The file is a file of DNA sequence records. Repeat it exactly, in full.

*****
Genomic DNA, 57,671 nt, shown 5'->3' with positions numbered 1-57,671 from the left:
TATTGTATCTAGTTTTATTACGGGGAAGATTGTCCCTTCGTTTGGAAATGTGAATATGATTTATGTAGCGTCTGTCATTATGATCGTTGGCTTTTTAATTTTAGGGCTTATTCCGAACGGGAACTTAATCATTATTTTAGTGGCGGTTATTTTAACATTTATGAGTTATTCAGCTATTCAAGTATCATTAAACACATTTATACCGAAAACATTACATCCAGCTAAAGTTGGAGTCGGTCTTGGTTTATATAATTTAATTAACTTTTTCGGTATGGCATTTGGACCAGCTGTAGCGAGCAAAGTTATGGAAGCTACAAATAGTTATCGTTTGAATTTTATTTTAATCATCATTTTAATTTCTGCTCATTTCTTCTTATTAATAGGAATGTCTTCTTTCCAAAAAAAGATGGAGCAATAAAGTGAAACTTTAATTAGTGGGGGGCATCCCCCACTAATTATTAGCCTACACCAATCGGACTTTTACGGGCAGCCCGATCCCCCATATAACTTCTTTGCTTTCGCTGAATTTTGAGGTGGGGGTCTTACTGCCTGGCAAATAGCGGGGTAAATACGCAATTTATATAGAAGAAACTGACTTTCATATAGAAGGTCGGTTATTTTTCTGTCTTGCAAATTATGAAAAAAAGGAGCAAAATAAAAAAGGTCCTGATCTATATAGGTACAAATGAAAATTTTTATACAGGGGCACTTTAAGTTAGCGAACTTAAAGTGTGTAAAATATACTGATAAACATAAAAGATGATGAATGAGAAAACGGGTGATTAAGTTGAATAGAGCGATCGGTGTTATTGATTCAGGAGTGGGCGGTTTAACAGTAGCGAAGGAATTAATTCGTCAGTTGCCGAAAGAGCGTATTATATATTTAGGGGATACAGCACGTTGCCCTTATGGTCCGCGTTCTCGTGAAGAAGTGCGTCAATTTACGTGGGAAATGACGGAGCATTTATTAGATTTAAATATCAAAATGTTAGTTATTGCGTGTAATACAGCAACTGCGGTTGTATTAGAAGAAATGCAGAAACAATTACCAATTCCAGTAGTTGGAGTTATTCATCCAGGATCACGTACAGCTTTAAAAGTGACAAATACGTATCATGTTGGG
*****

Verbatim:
Genomic DNA, 57,671 nt, shown 5'->3' with positions numbered 1-57,671 from the left:
TATTGTATCTAGTTTTATTACGGGGAAGATTGTCCCTTCGTTTGGAAATGTGAATATGATTTATGTAGCGTCTGTCATTATGATCGTTGGCTTTTTAATTTTAGGGCTTATTCCGAACGGGAACTTAATCATTATTTTAGTGGCGGTTATTTTAACATTTATGAGTTATTCAGCTATTCAAGTATCATTAAACACATTTATACCGAAAACATTACATCCAGCTAAAGTTGGAGTCGGTCTTGGTTTATATAATTTAATTAACTTTTTCGGTATGGCATTTGGACCAGCTGTAGCGAGCAAAGTTATGGAAGCTACAAATAGTTATCGTTTGAATTTTATTTTAATCATCATTTTAATTTCTGCTCATTTCTTCTTATTAATAGGAATGTCTTCTTTCCAAAAAAAGATGGAGCAATAAAGTGAAACTTTAATTAGTGGGGGGCATCCCCCACTAATTATTAGCCTACACCAATCGGACTTTTACGGGCAGCCCGATCCCCCATATAACTTCTTTGCTTTCGCTGAATTTTGAGGTGGGGGTCTTACTGCCTGGCAAATAGCGGGGTAAATACGCAATTTATATAGAAGAAACTGACTTTCATATAGAAGGTCGGTTATTTTTCTGTCTTGCAAATTATGAAAAAAAGGAGCAAAATAAAAAAGGTCCTGATCTATATAGGTACAAATGAAAATTTTTATACAGGGGCACTTTAAGTTAGCGAACTTAAAGTGTGTAAAATATACTGATAAACATAAAAGATGATGAATGAGAAAACGGGTGATTAAGTTGAATAGAGCGATCGGTGTTATTGATTCAGGAGTGGGCGGTTTAACAGTAGCGAAGGAATTAATTCGTCAGTTGCCGAAAGAGCGTATTATATATTTAGGGGATACAGCACGTTGCCCTTATGGTCCGCGTTCTCGTGAAGAAGTGCGTCAATTTACGTGGGAAATGACGGAGCATTTATTAGATTTAAATATCAAAATGTTAGTTATTGCGTGTAATACAGCAACTGCGGTTGTATTAGAAGAAATGCAGAAACAATTACCAATTCCAGTAGTTGGAGTTATTCATCCAGGATCACGTACAGCTTTAAAAGTGACAAATACGTATCATGTTGGG